Abstracts for May-June 2016

Lots of matter interference experiments this time, because they are awesome.

  • Quantum Interference of a Microsphere
    H. Pino, J. Prat-Camps, K. Sinha, B. P. Venkatesh, and O. Romero-Isart
    We propose and analyze an all-magnetic scheme to perform a Young’s double slit experiment with a micron-sized superconducting sphere of mass 10^{13} amu. We show that its center of mass could be prepared in a spatial quantum superposition state with an extent of the order of half a micrometer. The scheme is based on magnetically levitating the sphere above a superconducting chip and letting it skate through a static magnetic potential landscape where it interacts for short intervals with quantum circuits. In this way a protocol for fast quantum interferometry is passively implemented. Such a table-top earth-based quantum experiment would operate in a parameter regime where gravitational energy scales become relevant. In particular we show that the faint parameter-free gravitationally-induced decoherence collapse model, proposed by Diósi and Penrose, could be unambiguously falsified.


    An extremely exciting and ambitious proposal. I have no ability to assess the technical feasibility, and my prior is that this is too hard, but the authors are solid. Their formalism and thinking is very clean, and hence quite abstracted away from the nitty gritty of the experiment.

  • Do the laws of quantum physics still hold for macroscopic objects -- this is at the heart of Schrodinger's cat paradox -- or do gravitation or yet unknown effects set a limit for massive particles? What is the fundamental relation between quantum physics and gravity? Ground-based experiments addressing these questions may soon face limitations due to limited free-fall times and the quality of vacuum and microgravity.
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Comments on Hanson’s The Age of Em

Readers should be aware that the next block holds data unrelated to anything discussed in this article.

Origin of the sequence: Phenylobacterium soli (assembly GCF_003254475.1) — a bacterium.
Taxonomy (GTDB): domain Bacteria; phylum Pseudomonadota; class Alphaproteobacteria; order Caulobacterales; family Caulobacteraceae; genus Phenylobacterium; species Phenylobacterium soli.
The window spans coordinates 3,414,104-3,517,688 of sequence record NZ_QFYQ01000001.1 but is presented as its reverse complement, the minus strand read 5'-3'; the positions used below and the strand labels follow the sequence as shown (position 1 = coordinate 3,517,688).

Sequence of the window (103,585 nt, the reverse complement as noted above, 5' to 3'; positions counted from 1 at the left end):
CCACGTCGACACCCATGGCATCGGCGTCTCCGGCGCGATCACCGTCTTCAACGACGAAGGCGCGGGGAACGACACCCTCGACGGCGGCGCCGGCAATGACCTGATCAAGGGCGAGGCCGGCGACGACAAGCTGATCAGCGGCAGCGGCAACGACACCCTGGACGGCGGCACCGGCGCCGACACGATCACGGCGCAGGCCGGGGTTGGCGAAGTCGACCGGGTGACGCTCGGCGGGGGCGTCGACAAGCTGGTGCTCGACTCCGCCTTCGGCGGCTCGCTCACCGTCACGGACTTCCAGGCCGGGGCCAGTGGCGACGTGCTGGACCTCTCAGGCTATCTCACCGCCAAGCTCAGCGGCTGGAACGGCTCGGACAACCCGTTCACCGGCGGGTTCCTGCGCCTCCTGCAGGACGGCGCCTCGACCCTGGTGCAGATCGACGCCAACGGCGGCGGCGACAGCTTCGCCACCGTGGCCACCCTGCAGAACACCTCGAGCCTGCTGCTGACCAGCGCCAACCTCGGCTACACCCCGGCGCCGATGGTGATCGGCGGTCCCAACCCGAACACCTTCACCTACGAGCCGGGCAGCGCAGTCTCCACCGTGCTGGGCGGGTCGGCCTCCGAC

One of the main sources of hubris among physicists is that we think we can communicate essential ideas faster and more exactly than many others.This isn’t just a choice of compact terminology or ability to recall shared knowledge. It also has to do with a responsive throttling of the level of detail to match the listener’s ability to follow, and quick questions which allow the listener to hone in on things they don’t understand. This leads to a sense of frustration when talking to others who use different methods. Of course this sensation isn’t overwhelming evidence that our methods actually are better and function as described above, just that they are different. But come on. Robin Hanson‘s Age of Em is an incredible written example of efficient transfer of (admittedly speculative) insights. I highly recommend it.

In places where I am trained to expect writers to insert fluff and repeat themselves — without actually clarifying — Hanson states his case concisely once, then plows through to new topics. There are several times where I think he leaps without sufficient justifications (at least given my level of background knowledge), but there is a stunning lack of fluff. The ideas are jammed in edgewise.



Academic papers usually have two reasons that they must be read slowly: explicit unpacking of complex subjects, and convoluted language. Hanson’s book is a great example of something that must be read slowly because of the former with no hint of the latter. Although he freely calls on economics concepts that non-economists might have to look up, his language is always incredibly direct and clear. Hanson is an academic Hemingway.

Most of what I might have said on the book’s substance was very quickly eclipsed by other reviews, so you should just read Bryan Caplan, Richard Jones, or Scott Alexander, along with some replies by Hanson.… [continue reading]

My talk on ideal quantum Brownian motion

I have blogged before about the conceptual importance of ideal, symplectic covariant quantum Brownian motion (QBM). In short: QBM is to open quantum systems as the harmonic oscillator is to closed quantum systems. Like the harmonic oscillator, (a) QBM is universal because it’s the leading-order behavior of a taylor series expansion; (b) QBM evolution has a very intuitive interpretation in terms of wavepackets evolving under classical flow; and (c) QBM is exactly solvable.

If that sounds like a diatribe up your alley, then you are in luck. I recently ranted about it here at PI. It’s just a summary of the literature; there are no new results. As always, I recommend downloading the raw video file so you can run it at arbitrary speed.